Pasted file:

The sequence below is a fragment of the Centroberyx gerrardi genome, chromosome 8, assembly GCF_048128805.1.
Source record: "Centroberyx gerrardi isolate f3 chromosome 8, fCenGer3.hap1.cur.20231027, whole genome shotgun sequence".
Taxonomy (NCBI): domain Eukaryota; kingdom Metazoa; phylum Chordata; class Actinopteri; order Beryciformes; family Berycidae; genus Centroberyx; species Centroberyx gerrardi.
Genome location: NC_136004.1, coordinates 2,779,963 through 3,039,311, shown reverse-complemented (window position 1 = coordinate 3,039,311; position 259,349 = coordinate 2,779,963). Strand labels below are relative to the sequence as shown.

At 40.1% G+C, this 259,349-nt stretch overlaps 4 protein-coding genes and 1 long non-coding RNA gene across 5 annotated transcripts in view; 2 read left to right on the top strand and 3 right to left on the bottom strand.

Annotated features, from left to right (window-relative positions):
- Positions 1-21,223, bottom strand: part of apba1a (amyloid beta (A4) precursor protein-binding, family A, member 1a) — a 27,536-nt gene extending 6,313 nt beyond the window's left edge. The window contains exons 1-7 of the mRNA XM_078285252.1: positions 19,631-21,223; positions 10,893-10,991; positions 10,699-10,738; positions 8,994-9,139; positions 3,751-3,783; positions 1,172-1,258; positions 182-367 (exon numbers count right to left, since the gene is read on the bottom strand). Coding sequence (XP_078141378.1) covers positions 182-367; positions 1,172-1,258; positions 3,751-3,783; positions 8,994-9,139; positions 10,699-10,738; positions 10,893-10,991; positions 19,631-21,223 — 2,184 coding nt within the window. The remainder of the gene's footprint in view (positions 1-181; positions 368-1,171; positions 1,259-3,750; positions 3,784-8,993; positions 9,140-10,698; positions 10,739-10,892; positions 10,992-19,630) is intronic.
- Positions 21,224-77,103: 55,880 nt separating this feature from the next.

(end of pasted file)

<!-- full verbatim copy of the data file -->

The sequence below is a fragment of the Centroberyx gerrardi genome, chromosome 8, assembly GCF_048128805.1.
Source record: "Centroberyx gerrardi isolate f3 chromosome 8, fCenGer3.hap1.cur.20231027, whole genome shotgun sequence".
Taxonomy (NCBI): domain Eukaryota; kingdom Metazoa; phylum Chordata; class Actinopteri; order Beryciformes; family Berycidae; genus Centroberyx; species Centroberyx gerrardi.
Genome location: NC_136004.1, coordinates 2,779,963 through 3,039,311, shown reverse-complemented (window position 1 = coordinate 3,039,311; position 259,349 = coordinate 2,779,963). Strand labels below are relative to the sequence as shown.

At 40.1% G+C, this 259,349-nt stretch overlaps 4 protein-coding genes and 1 long non-coding RNA gene across 5 annotated transcripts in view; 2 read left to right on the top strand and 3 right to left on the bottom strand.

Annotated features, from left to right (window-relative positions):
- Positions 1-21,223, bottom strand: part of apba1a (amyloid beta (A4) precursor protein-binding, family A, member 1a) — a 27,536-nt gene extending 6,313 nt beyond the window's left edge. The window contains exons 1-7 of the mRNA XM_078285252.1: positions 19,631-21,223; positions 10,893-10,991; positions 10,699-10,738; positions 8,994-9,139; positions 3,751-3,783; positions 1,172-1,258; positions 182-367 (exon numbers count right to left, since the gene is read on the bottom strand). Coding sequence (XP_078141378.1) covers positions 182-367; positions 1,172-1,258; positions 3,751-3,783; positions 8,994-9,139; positions 10,699-10,738; positions 10,893-10,991; positions 19,631-21,223 — 2,184 coding nt within the window. The remainder of the gene's footprint in view (positions 1-181; positions 368-1,171; positions 1,259-3,750; positions 3,784-8,993; positions 9,140-10,698; positions 10,739-10,892; positions 10,992-19,630) is intronic.
- Positions 21,224-77,103: 55,880 nt separating this feature from the next.